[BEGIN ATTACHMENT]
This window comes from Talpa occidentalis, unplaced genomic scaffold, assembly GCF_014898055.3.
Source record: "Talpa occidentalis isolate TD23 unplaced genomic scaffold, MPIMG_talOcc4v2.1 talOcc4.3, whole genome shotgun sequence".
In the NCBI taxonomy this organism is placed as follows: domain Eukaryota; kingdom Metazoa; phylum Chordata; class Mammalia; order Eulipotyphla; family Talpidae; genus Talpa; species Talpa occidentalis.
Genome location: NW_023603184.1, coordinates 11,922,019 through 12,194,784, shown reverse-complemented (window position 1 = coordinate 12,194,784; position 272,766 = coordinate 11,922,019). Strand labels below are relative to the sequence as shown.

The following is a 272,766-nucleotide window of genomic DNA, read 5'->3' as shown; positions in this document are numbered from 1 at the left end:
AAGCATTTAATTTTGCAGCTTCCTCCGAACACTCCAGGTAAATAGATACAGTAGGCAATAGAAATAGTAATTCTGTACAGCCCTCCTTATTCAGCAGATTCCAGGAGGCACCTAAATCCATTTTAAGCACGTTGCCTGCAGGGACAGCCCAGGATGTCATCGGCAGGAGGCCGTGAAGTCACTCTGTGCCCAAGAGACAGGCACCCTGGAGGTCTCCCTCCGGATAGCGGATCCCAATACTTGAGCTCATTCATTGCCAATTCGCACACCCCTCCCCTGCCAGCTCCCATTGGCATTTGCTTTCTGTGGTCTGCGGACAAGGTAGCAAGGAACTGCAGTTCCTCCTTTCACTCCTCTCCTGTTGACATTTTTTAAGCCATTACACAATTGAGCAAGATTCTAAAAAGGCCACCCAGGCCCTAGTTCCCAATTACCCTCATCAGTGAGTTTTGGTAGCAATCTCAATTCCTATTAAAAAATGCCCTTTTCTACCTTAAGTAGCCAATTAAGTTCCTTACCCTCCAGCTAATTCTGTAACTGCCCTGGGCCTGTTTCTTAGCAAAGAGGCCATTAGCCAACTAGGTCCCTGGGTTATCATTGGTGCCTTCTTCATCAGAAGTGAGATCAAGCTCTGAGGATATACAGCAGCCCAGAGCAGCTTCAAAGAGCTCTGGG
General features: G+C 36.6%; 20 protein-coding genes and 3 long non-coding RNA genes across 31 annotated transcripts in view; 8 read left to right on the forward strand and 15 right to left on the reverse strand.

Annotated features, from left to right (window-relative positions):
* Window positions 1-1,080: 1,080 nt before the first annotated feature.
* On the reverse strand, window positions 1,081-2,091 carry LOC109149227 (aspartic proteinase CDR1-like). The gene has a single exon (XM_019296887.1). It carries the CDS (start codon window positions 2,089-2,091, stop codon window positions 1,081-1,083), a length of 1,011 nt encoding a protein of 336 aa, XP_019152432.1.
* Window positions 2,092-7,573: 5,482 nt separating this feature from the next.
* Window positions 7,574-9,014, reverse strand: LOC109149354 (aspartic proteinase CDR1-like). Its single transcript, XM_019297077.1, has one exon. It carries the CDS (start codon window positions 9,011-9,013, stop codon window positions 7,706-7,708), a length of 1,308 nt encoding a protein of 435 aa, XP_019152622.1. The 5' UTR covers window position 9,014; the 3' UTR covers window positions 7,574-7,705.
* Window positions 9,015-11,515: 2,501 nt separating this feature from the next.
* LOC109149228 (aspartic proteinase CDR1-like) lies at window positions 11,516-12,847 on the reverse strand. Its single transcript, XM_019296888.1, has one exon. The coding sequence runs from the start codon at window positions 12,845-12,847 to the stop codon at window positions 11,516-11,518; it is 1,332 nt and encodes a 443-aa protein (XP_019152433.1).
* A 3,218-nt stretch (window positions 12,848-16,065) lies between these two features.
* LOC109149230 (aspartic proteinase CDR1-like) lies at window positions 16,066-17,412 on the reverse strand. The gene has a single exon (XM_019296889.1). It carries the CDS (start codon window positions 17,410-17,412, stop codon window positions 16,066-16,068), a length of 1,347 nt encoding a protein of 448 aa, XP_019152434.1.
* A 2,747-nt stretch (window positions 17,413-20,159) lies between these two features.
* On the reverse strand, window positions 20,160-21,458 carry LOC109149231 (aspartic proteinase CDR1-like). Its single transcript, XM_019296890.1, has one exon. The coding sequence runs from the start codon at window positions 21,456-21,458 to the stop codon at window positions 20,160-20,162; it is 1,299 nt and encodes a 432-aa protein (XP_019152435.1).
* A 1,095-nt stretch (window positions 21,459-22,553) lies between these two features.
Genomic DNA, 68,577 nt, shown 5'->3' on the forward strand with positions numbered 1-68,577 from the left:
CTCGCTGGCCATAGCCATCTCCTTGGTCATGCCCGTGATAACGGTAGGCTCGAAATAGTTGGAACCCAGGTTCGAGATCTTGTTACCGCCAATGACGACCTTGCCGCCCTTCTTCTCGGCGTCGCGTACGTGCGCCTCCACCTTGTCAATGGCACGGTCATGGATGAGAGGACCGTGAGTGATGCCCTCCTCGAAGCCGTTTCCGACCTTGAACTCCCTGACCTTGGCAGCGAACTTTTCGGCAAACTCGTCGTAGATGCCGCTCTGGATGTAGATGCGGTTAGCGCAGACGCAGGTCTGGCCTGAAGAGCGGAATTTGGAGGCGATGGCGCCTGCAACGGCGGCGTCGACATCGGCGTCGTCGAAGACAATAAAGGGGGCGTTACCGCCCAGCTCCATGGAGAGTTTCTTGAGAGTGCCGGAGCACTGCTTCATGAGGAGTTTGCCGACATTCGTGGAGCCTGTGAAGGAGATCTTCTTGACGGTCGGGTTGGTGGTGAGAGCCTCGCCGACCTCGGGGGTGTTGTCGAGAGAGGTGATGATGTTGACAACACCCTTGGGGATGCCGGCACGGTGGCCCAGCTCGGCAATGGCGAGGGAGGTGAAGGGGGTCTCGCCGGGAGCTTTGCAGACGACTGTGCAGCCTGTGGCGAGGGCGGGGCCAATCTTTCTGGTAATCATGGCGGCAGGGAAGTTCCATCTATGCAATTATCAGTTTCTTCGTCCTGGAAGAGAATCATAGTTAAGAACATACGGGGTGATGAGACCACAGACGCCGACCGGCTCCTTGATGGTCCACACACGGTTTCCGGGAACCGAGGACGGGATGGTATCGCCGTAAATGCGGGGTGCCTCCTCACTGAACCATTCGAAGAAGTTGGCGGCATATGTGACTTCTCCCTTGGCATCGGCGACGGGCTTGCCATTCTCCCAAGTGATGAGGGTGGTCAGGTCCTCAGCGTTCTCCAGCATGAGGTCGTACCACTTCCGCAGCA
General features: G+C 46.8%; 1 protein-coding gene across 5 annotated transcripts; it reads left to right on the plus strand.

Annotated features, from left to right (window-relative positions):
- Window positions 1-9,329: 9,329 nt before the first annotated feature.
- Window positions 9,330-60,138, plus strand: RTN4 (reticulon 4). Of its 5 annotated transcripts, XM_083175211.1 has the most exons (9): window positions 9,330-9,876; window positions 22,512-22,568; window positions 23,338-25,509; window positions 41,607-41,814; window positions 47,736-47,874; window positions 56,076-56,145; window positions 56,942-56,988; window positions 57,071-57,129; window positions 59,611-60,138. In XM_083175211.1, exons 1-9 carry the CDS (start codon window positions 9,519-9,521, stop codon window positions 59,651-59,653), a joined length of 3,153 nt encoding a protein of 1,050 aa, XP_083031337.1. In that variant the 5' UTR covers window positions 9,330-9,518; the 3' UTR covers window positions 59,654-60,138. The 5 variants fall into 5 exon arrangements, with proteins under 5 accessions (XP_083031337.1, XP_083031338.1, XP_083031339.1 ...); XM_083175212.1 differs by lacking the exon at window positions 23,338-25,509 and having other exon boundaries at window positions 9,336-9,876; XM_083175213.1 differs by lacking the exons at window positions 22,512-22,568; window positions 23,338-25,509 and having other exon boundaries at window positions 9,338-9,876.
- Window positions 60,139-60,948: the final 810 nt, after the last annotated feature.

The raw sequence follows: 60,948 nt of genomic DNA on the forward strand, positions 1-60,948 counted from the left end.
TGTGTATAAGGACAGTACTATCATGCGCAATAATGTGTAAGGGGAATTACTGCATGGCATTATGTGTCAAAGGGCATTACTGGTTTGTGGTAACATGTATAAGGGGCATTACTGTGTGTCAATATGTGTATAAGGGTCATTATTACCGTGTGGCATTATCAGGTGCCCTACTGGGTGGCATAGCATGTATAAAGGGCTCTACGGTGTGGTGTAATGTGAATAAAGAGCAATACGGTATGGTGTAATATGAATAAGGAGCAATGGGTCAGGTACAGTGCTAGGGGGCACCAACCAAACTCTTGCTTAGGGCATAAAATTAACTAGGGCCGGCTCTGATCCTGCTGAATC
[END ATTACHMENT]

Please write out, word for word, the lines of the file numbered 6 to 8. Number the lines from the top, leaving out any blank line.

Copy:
AAGCATTTAATTTTGCAGCTTCCTCCGAACACTCCAGGTAAATAGATACAGTAGGCAATAGAAATAGTAATTCTGTACAGCCCTCCTTATTCAGCAGATTCCAGGAGGCACCTAAATCCATTTTAAGCACGTTGCCTGCAGGGACAGCCCAGGATGTCATCGGCAGGAGGCCGTGAAGTCACTCTGTGCCCAAGAGACAGGCACCCTGGAGGTCTCCCTCCGGATAGCGGATCCCAATACTTGAGCTCATTCATTGCCAATTCGCACACCCCTCCCCTGCCAGCTCCCATTGGCATTTGCTTTCTGTGGTCTGCGGACAAGGTAGCAAGGAACTGCAGTTCCTCCTTTCACTCCTCTCCTGTTGACATTTTTTAAGCCATTACACAATTGAGCAAGATTCTAAAAAGGCCACCCAGGCCCTAGTTCCCAATTACCCTCATCAGTGAGTTTTGGTAGCAATCTCAATTCCTATTAAAAAATGCCCTTTTCTACCTTAAGTAGCCAATTAAGTTCCTTACCCTCCAGCTAATTCTGTAACTGCCCTGGGCCTGTTTCTTAGCAAAGAGGCCATTAGCCAACTAGGTCCCTGGGTTATCATTGGTGCCTTCTTCATCAGAAGTGAGATCAAGCTCTGAGGATATACAGCAGCCCAGAGCAGCTTCAAAGAGCTCTGGG
General features: G+C 36.6%; 20 protein-coding genes and 3 long non-coding RNA genes across 31 annotated transcripts in view; 8 read left to right on the forward strand and 15 right to left on the reverse strand.

Annotated features, from left to right (window-relative positions):